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Off with the Masks!

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A dramatic drop in COVID-19 cases and a 76% vaccination rate among town residents prompts Board of Health to downgrade the indoor mask mandate to an advisory

  What a difference a month can make when it comes to COVID-19.

  At the Board of Health’s January meeting, a visibly frustrated Board Chair William Heffernan asked the town’s public health nurse, Teresa Riley-Singh “Are we ever going to start to turn a corner here?”

  Riley-Singh urged patience while acknowledging the early year spike in cases following a December she had declared “the month of COVID.” “But let’s get through the winter and then reevaluate, come the warmer months.”

  But Heffernan, the rest of the Board of Health and the rest of Saugus residents and business owners won’t have to wait that long to reevaluate the indoor mask mandate. A dramatic drop in COVID-19 cases and a 76 percent vaccination rate among town residents prompted the board’s unanimous 3-0 vote to make the mandate an advisory.

  “I, for one, am against any future mandates,” Heffernan declared after the board’s vote on Monday (Feb. 7), which was held remotely via Zoom videoconferencing.

  “I think we are light years away from instituting another mask mandate,” Heffernan said. He was emphatic in stressing that there would be no effort on his part to support a future indoor mask mandate “without concrete proof from multiple sources that the masks will help.”

  If there were “a minor uptick” in the coming weeks, Heffernan said, it wouldn’t be enough to reinstate the mandate which the board approved last month. “Overall, the numbers are trending in a great direction,” he said.

  School Committee Member Joseph “Dennis” Gould asked Heffernan for a clarification of the advisory approved on Monday. “You really don’t say what the guidelines are,” Gould told Heffernan.

  “It’s not mandated,” Heffernan answered, noting that they are recommendations. “We’re not going to hold businesses accountable for not allowing people into their businesses if they don’t wear a mask,” he said.

  And there will also be a transition phase. The Board of Health sent out a letter to food establishments regarding the board’s downgrading the mask mandate to an advisory (see related story).

Mask mandate for schools ends Feb. 28

  Public School Buildings are not affected by the Board’s vote, because they come under the jurisdiction of the state Department of Elementary and Secondary Education (DESE).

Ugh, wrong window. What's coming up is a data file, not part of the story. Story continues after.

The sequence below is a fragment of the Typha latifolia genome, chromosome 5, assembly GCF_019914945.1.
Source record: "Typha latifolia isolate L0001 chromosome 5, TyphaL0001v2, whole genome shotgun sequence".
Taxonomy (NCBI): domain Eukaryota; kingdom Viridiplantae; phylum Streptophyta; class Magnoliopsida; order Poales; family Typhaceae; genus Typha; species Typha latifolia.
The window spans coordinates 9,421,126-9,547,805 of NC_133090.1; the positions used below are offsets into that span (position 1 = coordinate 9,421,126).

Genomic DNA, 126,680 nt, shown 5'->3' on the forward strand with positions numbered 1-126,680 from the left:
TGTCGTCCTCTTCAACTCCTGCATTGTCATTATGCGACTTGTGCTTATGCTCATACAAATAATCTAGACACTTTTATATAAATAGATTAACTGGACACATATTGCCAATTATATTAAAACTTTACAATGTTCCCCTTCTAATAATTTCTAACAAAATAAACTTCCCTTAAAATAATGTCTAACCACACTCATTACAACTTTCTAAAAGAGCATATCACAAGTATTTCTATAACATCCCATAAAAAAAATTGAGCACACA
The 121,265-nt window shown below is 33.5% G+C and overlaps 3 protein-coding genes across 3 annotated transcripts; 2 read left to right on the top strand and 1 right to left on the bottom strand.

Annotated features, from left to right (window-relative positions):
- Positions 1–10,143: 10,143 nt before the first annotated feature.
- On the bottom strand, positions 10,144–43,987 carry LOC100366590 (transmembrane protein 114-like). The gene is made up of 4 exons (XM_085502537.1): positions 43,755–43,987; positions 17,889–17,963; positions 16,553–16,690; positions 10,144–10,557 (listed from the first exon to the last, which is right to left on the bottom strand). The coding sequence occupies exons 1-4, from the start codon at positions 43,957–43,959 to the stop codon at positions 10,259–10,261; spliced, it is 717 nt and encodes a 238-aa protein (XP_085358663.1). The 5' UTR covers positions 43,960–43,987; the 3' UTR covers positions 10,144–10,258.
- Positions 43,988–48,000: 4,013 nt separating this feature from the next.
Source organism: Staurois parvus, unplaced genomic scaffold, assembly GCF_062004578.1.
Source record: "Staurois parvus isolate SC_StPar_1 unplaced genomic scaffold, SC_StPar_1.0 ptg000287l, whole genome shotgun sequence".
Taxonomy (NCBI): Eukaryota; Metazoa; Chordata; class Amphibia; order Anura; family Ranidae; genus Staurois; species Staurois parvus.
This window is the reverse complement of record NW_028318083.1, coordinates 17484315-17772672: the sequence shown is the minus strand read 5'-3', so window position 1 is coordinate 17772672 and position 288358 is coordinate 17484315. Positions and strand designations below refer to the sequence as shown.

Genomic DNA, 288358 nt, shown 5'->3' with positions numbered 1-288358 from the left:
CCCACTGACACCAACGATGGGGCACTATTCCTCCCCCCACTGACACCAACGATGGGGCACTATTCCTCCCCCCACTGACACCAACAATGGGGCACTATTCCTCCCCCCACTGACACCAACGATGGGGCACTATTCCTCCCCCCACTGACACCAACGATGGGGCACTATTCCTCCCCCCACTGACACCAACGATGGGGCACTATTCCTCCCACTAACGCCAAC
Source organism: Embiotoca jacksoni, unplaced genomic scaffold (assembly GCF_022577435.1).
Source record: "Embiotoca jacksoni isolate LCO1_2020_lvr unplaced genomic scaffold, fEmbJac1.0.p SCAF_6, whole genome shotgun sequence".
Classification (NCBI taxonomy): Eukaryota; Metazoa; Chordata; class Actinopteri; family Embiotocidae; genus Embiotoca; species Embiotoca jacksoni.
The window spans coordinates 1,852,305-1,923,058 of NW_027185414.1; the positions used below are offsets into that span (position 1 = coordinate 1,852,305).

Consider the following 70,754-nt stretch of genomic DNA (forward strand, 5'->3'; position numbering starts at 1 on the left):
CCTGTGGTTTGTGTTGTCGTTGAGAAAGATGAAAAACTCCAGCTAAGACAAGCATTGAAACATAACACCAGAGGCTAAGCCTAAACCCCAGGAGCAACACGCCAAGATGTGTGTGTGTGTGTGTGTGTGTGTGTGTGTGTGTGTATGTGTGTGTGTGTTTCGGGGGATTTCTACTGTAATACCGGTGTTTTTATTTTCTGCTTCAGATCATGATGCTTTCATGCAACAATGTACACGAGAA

DESE Commissioner Jeffrey Riley announced this week that public schools in Massachusetts will no longer be required to wear face coverings while indoors starting Feb. 28. But students and staff may still be required to wear face coverings in certain situations, according to Riley.

  Meanwhile, local businesses will have the prerogative to require masks in their establishments if they wish.

  Ken Strum wanted to know whether lifting the mask mandate means that residents could resume their board games at the Saugus Senior Center. “I’d say go for it. Why not?” Heffernan told Strum.

  “I can wholeheartedly say that’s fine,” Public Health Director John R. Fralick III told Strum.

  What about the parties held at the Saugus Senior Center which often involve up to 60 people? Strum asked. Fralick said he didn’t think there would be a problem with that, but that he would be in touch with Senior Center Director Joanne Olsen soon to discuss the COVID-19 protocols.

  Strum said he’s glad to be able to forgo facemasks in the future. But he also stressed the benefits he has received from wearing masks over the last two years. “I haven’t had as much as a cold. I believe in them,” he said.

COVID hit a record high in January

  In her briefing, the town’s Public Health Nurse, Teresa Riley-Singh, noted that in January Saugus experienced its greatest number of confirmed COVID-19 cases – 1,753 – which was more than double the 830 cases reported in January of last year. “The good news is the death rate is about the same for each month. It tells us that the vaccine does work,” Riley-Singh said.

  “In the coming months, we’ll see the cases coming down. Most of the people are testing at home,” she said.

  When it came time for his report, Fralick agreed there has been “a precipitous drop-off” in COVID cases since the town experienced “768 cases in a single week.”

  “The important thing to realize is that we’ve experienced a seven-day period that we haven’t seen in months and months – and 76 percent fully vaccinated in town,” Fralick said.

  “I recommend that we roll back the mandate from full-blown to advisory status. … I don’t see any basis for continuing the indoor mandate to March 7 [when the board was scheduled to reevaluate whether to continue or lift the mandate],” he said.

  Heffernan called adopting Fralick’s recommendation “the right thing to do,” also noting it was “the right thing to do” in implementing the mandate back in January after the record-setting escalation of confirmed COVID-19 cases in town.

  “I’m shocked,” Heffernan said. “We used to see 200 to 250 cases a day. Today, it was seven. I am 100 percent behind John’s recommendation to take off the mask mandate,” he said.

  Board of Health Members Geraldine Gatchell and Maria Tamagna agreed. “I think it’s time to let people decide whether or not they want to wear masks in public,” Tamagna said.

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